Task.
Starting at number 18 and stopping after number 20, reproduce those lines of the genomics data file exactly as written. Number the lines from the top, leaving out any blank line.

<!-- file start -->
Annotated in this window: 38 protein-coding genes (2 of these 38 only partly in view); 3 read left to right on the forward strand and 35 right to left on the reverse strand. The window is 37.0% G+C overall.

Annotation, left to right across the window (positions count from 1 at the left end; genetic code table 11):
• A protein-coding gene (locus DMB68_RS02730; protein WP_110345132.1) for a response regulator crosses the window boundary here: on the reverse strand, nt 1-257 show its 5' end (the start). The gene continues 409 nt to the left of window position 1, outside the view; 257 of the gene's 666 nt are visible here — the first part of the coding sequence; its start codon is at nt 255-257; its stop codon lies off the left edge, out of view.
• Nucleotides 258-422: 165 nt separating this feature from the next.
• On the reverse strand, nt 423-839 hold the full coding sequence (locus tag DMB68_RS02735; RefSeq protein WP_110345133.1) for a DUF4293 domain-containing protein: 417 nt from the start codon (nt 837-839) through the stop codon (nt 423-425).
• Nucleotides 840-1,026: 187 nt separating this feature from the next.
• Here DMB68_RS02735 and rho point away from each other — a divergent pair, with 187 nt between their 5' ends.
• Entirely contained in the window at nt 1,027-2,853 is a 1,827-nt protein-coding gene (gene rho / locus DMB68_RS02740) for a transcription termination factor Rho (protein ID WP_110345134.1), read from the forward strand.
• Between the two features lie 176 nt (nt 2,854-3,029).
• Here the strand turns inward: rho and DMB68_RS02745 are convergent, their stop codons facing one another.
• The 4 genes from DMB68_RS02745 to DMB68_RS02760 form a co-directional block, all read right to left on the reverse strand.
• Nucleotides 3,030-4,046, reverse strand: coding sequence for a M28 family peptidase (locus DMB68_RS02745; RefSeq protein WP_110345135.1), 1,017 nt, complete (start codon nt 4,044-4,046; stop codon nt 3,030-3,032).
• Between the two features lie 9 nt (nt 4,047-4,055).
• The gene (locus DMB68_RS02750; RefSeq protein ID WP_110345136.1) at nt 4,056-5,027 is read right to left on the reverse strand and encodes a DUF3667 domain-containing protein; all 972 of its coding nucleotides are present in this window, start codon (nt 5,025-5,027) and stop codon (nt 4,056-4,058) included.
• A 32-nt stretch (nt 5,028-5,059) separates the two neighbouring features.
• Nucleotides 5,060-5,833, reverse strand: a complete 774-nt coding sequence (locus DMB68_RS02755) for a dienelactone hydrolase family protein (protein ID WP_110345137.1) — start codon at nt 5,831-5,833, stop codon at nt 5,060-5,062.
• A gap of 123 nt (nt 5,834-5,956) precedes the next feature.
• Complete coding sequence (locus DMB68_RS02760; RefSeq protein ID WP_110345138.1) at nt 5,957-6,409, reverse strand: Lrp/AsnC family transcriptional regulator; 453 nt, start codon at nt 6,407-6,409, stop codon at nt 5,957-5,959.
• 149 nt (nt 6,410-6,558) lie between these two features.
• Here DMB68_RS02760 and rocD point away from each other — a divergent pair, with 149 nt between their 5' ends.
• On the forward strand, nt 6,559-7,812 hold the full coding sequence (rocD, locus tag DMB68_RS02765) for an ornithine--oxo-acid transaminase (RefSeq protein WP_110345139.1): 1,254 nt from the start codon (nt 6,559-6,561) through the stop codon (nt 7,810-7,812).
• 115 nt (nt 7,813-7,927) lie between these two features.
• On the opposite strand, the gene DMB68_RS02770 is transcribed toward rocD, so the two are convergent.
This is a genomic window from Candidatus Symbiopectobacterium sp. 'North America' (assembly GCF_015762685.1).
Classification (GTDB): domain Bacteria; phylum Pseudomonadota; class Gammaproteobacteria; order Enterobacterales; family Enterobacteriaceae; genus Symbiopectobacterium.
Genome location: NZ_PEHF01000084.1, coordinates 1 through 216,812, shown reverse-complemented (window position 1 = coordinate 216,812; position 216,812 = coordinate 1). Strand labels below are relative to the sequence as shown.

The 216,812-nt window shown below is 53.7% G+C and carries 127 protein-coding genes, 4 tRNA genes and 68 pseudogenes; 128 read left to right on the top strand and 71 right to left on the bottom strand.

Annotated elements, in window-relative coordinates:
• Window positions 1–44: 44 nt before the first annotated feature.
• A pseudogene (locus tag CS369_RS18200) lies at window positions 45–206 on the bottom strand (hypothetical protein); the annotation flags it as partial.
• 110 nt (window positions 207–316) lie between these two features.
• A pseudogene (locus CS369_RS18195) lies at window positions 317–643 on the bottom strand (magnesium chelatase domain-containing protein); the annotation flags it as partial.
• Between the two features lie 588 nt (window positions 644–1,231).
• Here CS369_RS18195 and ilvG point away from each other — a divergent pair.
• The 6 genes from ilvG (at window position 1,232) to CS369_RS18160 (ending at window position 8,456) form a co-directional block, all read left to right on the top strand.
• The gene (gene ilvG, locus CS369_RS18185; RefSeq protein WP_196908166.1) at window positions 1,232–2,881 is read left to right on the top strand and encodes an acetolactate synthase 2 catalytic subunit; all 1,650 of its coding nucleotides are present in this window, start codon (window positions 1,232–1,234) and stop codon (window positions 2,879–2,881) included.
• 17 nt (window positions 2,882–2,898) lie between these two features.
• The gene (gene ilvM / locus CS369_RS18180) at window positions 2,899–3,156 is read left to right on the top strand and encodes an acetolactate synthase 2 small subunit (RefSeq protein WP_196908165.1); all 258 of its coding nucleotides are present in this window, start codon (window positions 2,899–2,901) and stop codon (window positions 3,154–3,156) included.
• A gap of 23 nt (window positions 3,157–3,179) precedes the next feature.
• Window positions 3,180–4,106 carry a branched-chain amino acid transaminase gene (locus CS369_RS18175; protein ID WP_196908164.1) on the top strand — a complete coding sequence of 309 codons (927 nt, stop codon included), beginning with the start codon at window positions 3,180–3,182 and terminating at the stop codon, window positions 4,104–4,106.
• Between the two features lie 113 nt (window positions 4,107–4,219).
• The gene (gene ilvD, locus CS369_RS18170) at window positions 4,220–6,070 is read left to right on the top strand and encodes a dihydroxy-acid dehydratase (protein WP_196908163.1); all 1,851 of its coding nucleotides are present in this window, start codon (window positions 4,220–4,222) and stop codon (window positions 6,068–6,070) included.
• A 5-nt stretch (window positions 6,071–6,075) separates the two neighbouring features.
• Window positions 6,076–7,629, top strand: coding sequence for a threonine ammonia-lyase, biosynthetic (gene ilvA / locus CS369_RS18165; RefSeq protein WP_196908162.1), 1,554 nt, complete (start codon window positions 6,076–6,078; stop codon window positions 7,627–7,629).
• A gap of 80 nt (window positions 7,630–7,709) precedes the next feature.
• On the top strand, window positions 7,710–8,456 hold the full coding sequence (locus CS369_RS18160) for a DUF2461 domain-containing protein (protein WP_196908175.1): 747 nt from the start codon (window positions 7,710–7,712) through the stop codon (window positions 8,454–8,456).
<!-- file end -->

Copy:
• Complete coding sequence (locus DMB68_RS02760; RefSeq protein ID WP_110345138.1) at nt 5,957-6,409, reverse strand: Lrp/AsnC family transcriptional regulator; 453 nt, start codon at nt 6,407-6,409, stop codon at nt 5,957-5,959.
• 149 nt (nt 6,410-6,558) lie between these two features.
• Here DMB68_RS02760 and rocD point away from each other — a divergent pair, with 149 nt between their 5' ends.